Will They Dance?

When I was pregnant with my oldest, "I Hope You Dance" by Lee Ann Womack was popular.  And, of course, I fell in love with it, like 1.3 bazillion other moms did.  I think, unless you have children, it's hard to really feel what that song means.

For me, as a mom-to-be, the lyrics not only had meaning, but I felt, really felt the weight of that meaning for the first time.

Every time I heard that song, I felt so happy.  So expectant.  So full of the insights and advice and lessons I wanted to pass along to my unborn child.  That song so eloquently expressed everything I wanted to say, everything I wanted to feel...but I lacked the words.

I heard that song today, taking my youngest to school.  Now, I never was a sap until I had children.  And even now, I'm not one to be too emotional over every little thing.  There are so many things that other mothers save of their children that I simply toss.  An example (and this is timely, as Little Meems lost two this week):  teeth.  I had good intentions of keeping their first teeth until I actually held one in my hand and thought about it sitting for years in a baby book or treasure box until, one day when they were grownups, we found it.  It seemed...disturbing to me.  Who really wants to see a 20-30-40 year old tooth?  I quickly flushed it down the toilet.

But, I digress -- back to the song.  I started tearing up.  Remembering the hope and excitement and serenity and expectation I felt.  That quickly turned to sniffling, as the meaning of the words hit me again, this time from the perspective of a mother of children who are learning those lessons.  Children who struggle sometimes.  Children who are so innocent and fragile and in awe of so many things.  Children who accomplish.  And children who hurt sometimes.  And who have been knocked down.  Children, who, despite every parent's best attempts, are just trying to figure out where they belong in this big world.  And the realization that the search for that can have mixed results.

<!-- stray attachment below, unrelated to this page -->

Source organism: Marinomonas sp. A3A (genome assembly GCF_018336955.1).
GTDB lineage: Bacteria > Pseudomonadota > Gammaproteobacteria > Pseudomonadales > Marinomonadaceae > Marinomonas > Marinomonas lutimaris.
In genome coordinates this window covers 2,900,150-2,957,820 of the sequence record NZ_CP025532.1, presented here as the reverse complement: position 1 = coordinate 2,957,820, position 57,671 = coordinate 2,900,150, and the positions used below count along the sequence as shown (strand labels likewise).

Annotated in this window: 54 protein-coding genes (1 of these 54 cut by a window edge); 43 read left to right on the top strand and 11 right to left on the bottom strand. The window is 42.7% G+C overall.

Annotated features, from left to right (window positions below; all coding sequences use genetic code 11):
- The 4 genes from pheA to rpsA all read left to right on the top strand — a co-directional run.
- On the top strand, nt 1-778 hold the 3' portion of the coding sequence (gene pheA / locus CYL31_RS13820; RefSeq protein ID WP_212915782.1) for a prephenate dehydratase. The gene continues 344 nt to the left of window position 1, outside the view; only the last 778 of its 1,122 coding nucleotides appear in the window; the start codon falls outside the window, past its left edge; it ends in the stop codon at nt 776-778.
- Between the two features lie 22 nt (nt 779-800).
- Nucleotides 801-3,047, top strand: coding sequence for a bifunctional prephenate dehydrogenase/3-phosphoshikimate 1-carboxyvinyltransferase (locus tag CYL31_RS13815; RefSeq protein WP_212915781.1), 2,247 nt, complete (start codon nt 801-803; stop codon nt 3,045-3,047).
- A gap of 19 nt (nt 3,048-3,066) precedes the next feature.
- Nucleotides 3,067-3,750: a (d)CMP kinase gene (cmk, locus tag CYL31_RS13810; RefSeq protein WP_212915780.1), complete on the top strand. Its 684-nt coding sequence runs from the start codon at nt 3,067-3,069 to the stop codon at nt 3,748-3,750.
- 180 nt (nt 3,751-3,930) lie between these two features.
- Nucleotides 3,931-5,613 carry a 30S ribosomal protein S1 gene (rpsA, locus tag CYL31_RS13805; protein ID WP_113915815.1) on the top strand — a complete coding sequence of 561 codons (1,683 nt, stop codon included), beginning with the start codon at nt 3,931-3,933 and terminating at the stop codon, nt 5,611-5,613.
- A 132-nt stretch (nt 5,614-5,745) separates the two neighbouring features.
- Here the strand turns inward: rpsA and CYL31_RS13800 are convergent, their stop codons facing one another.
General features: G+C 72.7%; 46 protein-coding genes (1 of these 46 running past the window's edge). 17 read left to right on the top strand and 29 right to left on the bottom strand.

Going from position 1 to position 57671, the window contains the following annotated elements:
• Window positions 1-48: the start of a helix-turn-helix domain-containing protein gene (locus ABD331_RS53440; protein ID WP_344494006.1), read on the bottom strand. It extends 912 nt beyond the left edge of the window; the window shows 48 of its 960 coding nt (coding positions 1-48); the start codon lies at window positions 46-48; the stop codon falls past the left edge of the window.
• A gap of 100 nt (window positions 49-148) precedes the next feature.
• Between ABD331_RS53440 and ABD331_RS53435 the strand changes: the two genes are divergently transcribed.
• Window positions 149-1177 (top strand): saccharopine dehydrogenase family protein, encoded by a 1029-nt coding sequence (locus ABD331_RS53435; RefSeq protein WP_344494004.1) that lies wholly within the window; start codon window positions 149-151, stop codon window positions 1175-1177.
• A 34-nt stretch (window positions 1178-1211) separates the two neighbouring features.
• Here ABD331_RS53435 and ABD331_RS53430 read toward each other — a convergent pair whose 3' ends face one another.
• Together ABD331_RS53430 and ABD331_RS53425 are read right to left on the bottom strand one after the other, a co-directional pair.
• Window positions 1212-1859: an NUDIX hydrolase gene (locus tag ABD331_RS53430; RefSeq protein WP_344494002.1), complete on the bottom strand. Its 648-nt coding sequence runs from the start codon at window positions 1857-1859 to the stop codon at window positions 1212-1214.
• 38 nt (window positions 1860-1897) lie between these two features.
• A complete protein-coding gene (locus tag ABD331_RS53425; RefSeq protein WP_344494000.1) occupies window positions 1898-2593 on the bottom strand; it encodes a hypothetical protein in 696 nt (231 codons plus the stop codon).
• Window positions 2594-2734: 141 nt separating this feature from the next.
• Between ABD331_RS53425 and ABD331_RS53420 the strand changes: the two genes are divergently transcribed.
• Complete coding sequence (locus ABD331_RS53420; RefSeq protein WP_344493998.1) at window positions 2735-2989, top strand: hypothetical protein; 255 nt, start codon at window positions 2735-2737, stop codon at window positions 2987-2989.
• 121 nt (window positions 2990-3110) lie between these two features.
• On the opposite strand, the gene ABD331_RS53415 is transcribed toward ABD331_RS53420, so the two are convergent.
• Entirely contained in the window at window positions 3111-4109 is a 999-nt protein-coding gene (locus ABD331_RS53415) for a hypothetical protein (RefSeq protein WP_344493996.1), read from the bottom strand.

It wasn't very long before I was sobbing and gasping for air as my young son, alarmed in the back seat, asked me (of course) if I was crying.

Thank God for big sunglasses, because they allowed me to look at him in the rearview mirror and reassure him that I just had a cold.  They covered my tears, but also my lie.

I will always love that song.  And, I will probably cry even harder the next time I hear it.  It occurs to me that it would be an appropriate song for us to dance to at his wedding.  Someday.  At which point, I'll REALLY lose it.

To my children, if you're reading this one day...I hope you always dance.

Comments

Kathleen said…
Hi,

I have a question about your site, would you mind emailing me back @ kthomas@primroseschools.com?

Thanks,
Kathleen

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